High doses given intermittently for a limited period have sometimes been known as ‘pulse therapy’ (see Administration, below) and in graft rejection (see Organ and Tissue Transplantation) up to 1 g has been given daily for up to 3 days. In intensive therapy of acute spinal cord injury initial doses of the equivalent of up to 30mg/kg of methylprednisolone have been given by bolus intravenous injection over 15 minutes and followed, after a 45-minute pause, by intravenous infusion of 5.4 mg/kg per hour over 24 hours or longer. For slow intravenous infusion methylprednisolone sodium succinate is dissolved in an appropriate volume of glucose 5% or sodium chloride 0.9% or sodium chloride 0.9% and glucose 5%.
Parenteral doses in children have varied considerably, depending on the condition: a range of 1 to 30 mg/kg of methylprednisolone daily has been given by the intravenous or intramuscular routes. A total dose of 1 g daily should not normally be exceeded. Methylprednisolone acetate may be given by intramuscular injection for a prolonged systemic effect, the dose varying from 40 mg every 2 weeks to 120 mg weekly. For intra-articular injection and for injection into soft tissues methylprednisolone acetate as an aqueous suspension is used. The dose by intra-articular injection varies from 4 to 80 mg according to the size of the affected joint. The acetate may also be given by intra-lesional injection in doses of 20 to 60 mg.
For use in the treatment of various skin disorders methylprednisolone acetate may be applied topically, usually in concentrations of 0.25%. The aceponate, which may exhibit modified topical activity, has also been applied as a 0.1% cream, lotion, or ointment. For recommendations concerning the correct use of corticosteroids on the skin, and a rough guide to the clinical potencies of topical corticosteroids, see p.1497. Other esters of methylprednisolone that have occasionally been used include the cipionate and the suleptanate.
For short-term intensive corticosteroid therapy or in certain emergency situations a technique known as ‘pulse therapy’ has been used. Methylprednisolone has often been used in this manner. Typically, high doses of about 1 g intravenously have been given, daily or on alternate days or weekly, for a limited number of doses the most common regimen appears to be 1 g daily for 3 days.
Methylprednisolone is one of the corticosteroids that have been used in the management of haemangioma and the Kasabach-Merritt syndrome. There are also reports of benefit from very high-dose therapy in a few patients with refractory primary acquired pure red cell aplasia, or aplasia due to Blackfan-Diamond anaemia.
Idiopathic thrombocytopenic purpura.
High-dose intravenous methylprednisolone may be used as part of the emergency management of acute idiopathic thrombocytopenic purpura, for example when major acute bleeding or intracranial haemorrhage supervene. There is some evidence that methylprednisolone is less effective than normal immunoglobulins. Methylprednisolone has also been used by mouth or intravenously in the management of the chronic form, although prednisolone or prednisone are more frequently used for oral therapy and good controlled trials are scanty.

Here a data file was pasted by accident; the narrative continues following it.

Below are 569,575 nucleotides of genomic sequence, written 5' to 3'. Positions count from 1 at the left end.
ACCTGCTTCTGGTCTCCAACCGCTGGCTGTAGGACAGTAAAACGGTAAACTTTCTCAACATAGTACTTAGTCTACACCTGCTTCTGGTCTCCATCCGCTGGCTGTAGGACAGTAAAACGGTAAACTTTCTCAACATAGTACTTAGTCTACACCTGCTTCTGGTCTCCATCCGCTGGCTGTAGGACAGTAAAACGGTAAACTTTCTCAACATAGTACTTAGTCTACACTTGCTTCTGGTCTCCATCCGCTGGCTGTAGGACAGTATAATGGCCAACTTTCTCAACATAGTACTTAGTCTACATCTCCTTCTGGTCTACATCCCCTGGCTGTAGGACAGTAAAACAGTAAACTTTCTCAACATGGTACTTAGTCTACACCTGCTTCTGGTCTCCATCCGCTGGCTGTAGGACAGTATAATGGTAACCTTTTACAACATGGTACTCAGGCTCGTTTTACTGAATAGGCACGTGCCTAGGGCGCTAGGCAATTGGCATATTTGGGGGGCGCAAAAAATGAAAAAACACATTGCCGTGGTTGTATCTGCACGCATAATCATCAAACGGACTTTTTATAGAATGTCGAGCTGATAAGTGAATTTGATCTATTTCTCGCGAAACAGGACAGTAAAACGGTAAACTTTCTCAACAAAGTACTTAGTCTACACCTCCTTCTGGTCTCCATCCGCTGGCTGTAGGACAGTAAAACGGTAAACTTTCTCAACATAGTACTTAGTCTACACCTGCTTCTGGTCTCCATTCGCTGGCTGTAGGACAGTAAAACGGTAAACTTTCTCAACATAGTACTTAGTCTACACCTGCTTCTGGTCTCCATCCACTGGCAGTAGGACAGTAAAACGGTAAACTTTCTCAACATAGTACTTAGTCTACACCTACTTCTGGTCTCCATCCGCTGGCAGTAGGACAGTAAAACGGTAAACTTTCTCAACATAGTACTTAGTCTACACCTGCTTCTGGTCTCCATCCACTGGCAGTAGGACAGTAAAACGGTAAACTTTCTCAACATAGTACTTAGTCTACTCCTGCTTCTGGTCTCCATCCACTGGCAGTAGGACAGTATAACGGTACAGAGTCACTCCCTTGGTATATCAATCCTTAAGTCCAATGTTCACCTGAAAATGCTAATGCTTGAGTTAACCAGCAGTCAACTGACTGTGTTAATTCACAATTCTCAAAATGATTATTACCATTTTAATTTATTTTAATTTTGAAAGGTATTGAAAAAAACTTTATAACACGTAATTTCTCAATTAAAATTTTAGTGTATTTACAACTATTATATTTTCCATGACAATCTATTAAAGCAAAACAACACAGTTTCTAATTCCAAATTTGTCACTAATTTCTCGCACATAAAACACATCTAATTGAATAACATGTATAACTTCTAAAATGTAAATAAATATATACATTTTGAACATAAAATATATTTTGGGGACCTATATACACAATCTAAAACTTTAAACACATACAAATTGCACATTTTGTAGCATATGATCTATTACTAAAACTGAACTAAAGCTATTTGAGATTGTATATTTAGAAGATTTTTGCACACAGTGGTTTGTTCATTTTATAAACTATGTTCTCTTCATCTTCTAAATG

Methylprednisolone given in intravenous pulses has been reported to be effective in the treatment of rheumatoid arthritis including juvenile idiopathic arthritis. Some studies have shown this treatment to be of greatest benefit when given with a disease-modifying antirheumatic drug (DMARD), although others showed the addition of methylprednisolone to existing therapy to have no extra benefit. A comparatively low dose of 100 mg was found to be as effective as 1000 mg in one study. Monthly doses of methylprednisolone by deep intramuscular injection were also an effective adjunct to gold therapy.
A preliminary study in children has found intravenous pulses of methylprednisolone 30 mg/kg to be effective treatment for systemic flares of juvenile idiopathic arthritis.
Systemic lupus erythematosus.
Methylprednisolone has been widely used to treat disease flares or severe manifestations of SLE.
British Pharmacopoeia 2008: Methylprednisolone Acetate Injection Methylprednisolone Tablet
The United States Pharmacopeia 31, 2008: Methylprednisolone Acetate Cream Methylprednisolone Acetate Injectable Suspension Methylprednisolone Sodium Succinate for Injection Methylprednisolone Tablets NeomycinSulfateand Methylprednisolone Acetate Cream.
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Poland: Advantan Depo-Medrol Medrol Metypred Solu-Medrol
Portugal: Advantan Depo-Medrol Medrol Metilpren Solu-Medrol
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Spain: Adventan Depo Moderinf Lexxema Solu-Moderin Urbason
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USA: A-Methapred depMedalone Depo-Medrol Depopred Medrol Solu-Medrol
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Austria: Depo-Medrol mit Lidocain
Belgium: Depo-Medrol + Lidocaine
Canada: Depo-Medrol with Lidocaine Medrol Acne Lotion Neo-Medrol Acne Neo-Medrol Veriderm
Finland: Depo-Medrol cum Lidocain Neo-Medrol comp Solomet c bupivacain hydrochlorid
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Ireland: Depo-Medrone with Lidocaine
Israel: Depo-Medrol with Lidocaine Neo-Medrol
Italy: Depo-Medrol + Lidocaina Medrol Lozione Antiacne- Neo-Medrol Veriderm
The Netherlands: Depo-Medrol + Lidocaine
Norway: Depo-Medrol cum Lidocain
New Zealand: Depo-Medrol with Lidocaine
Poland: Depo-Medrol z Lidokaina
Portugal: Depo-Medrol com Lidocaina
South Africa: Depo-Medrol with Lidocaine Neo-Medrol
Spain: Moderin Acnef
Sweden: Depo-Medrol cum Lidocain
Switzerland: Depo-Medrol Lidocaine
Thailand: Depo-Medrol with Lidocaine Neo-Medrol
UK: Depo-Medrone with Lidocaine.